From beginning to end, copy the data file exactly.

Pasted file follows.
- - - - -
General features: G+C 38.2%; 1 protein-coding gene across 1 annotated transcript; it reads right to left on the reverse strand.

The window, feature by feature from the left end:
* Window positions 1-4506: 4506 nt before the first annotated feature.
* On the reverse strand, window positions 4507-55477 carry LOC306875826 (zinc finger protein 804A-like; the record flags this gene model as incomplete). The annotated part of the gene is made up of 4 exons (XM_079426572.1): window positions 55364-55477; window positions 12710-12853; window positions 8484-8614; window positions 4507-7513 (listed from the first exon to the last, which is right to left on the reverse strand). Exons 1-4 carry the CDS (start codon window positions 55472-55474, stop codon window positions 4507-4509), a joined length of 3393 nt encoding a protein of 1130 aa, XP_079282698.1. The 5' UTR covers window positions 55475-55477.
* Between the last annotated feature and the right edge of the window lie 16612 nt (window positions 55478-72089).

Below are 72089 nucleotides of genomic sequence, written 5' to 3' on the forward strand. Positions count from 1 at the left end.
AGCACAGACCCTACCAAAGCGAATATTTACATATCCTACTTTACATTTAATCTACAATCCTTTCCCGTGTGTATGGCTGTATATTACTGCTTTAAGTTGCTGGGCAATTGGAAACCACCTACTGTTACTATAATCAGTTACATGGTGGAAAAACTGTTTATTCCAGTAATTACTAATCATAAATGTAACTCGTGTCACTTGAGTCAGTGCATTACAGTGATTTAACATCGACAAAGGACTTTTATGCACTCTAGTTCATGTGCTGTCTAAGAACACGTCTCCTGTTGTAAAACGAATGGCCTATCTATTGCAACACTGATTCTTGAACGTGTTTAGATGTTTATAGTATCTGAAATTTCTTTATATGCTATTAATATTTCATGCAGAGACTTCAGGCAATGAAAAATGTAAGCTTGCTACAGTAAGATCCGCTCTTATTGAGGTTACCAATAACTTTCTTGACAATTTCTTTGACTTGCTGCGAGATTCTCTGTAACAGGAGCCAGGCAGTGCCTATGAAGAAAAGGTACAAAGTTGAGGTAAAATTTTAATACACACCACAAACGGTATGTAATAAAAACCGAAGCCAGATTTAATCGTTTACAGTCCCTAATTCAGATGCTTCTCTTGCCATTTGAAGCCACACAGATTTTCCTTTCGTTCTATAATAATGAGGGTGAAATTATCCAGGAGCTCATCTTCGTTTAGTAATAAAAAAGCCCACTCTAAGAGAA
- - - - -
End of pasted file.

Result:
General features: G+C 38.2%; 1 protein-coding gene across 1 annotated transcript; it reads right to left on the reverse strand.

The window, feature by feature from the left end:
* Window positions 1-4506: 4506 nt before the first annotated feature.
* On the reverse strand, window positions 4507-55477 carry LOC306875826 (zinc finger protein 804A-like; the record flags this gene model as incomplete). The annotated part of the gene is made up of 4 exons (XM_079426572.1): window positions 55364-55477; window positions 12710-12853; window positions 8484-8614; window positions 4507-7513 (listed from the first exon to the last, which is right to left on the reverse strand). Exons 1-4 carry the CDS (start codon window positions 55472-55474, stop codon window positions 4507-4509), a joined length of 3393 nt encoding a protein of 1130 aa, XP_079282698.1. The 5' UTR covers window positions 55475-55477.
* Between the last annotated feature and the right edge of the window lie 16612 nt (window positions 55478-72089).

Below are 72089 nucleotides of genomic sequence, written 5' to 3' on the forward strand. Positions count from 1 at the left end.
AGCACAGACCCTACCAAAGCGAATATTTACATATCCTACTTTACATTTAATCTACAATCCTTTCCCGTGTGTATGGCTGTATATTACTGCTTTAAGTTGCTGGGCAATTGGAAACCACCTACTGTTACTATAATCAGTTACATGGTGGAAAAACTGTTTATTCCAGTAATTACTAATCATAAATGTAACTCGTGTCACTTGAGTCAGTGCATTACAGTGATTTAACATCGACAAAGGACTTTTATGCACTCTAGTTCATGTGCTGTCTAAGAACACGTCTCCTGTTGTAAAACGAATGGCCTATCTATTGCAACACTGATTCTTGAACGTGTTTAGATGTTTATAGTATCTGAAATTTCTTTATATGCTATTAATATTTCATGCAGAGACTTCAGGCAATGAAAAATGTAAGCTTGCTACAGTAAGATCCGCTCTTATTGAGGTTACCAATAACTTTCTTGACAATTTCTTTGACTTGCTGCGAGATTCTCTGTAACAGGAGCCAGGCAGTGCCTATGAAGAAAAGGTACAAAGTTGAGGTAAAATTTTAATACACACCACAAACGGTATGTAATAAAAACCGAAGCCAGATTTAATCGTTTACAGTCCCTAATTCAGATGCTTCTCTTGCCATTTGAAGCCACACAGATTTTCCTTTCGTTCTATAATAATGAGGGTGAAATTATCCAGGAGCTCATCTTCGTTTAGTAATAAAAAAGCCCACTCTAAGAGAA